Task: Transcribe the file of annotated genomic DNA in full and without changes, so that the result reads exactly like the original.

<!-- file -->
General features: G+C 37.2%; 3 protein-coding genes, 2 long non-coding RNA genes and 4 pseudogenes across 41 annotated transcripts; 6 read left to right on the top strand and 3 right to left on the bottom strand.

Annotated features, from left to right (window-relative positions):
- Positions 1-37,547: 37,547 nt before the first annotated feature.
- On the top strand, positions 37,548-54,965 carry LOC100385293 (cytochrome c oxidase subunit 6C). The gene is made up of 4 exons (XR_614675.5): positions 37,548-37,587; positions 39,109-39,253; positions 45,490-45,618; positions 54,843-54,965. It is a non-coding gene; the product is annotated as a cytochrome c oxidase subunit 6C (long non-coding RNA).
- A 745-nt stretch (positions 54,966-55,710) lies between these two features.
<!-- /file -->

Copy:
General features: G+C 37.2%; 3 protein-coding genes, 2 long non-coding RNA genes and 4 pseudogenes across 41 annotated transcripts; 6 read left to right on the top strand and 3 right to left on the bottom strand.

Annotated features, from left to right (window-relative positions):
- Positions 1-37,547: 37,547 nt before the first annotated feature.
- On the top strand, positions 37,548-54,965 carry LOC100385293 (cytochrome c oxidase subunit 6C). The gene is made up of 4 exons (XR_614675.5): positions 37,548-37,587; positions 39,109-39,253; positions 45,490-45,618; positions 54,843-54,965. It is a non-coding gene; the product is annotated as a cytochrome c oxidase subunit 6C (long non-coding RNA).
- A 745-nt stretch (positions 54,966-55,710) lies between these two features.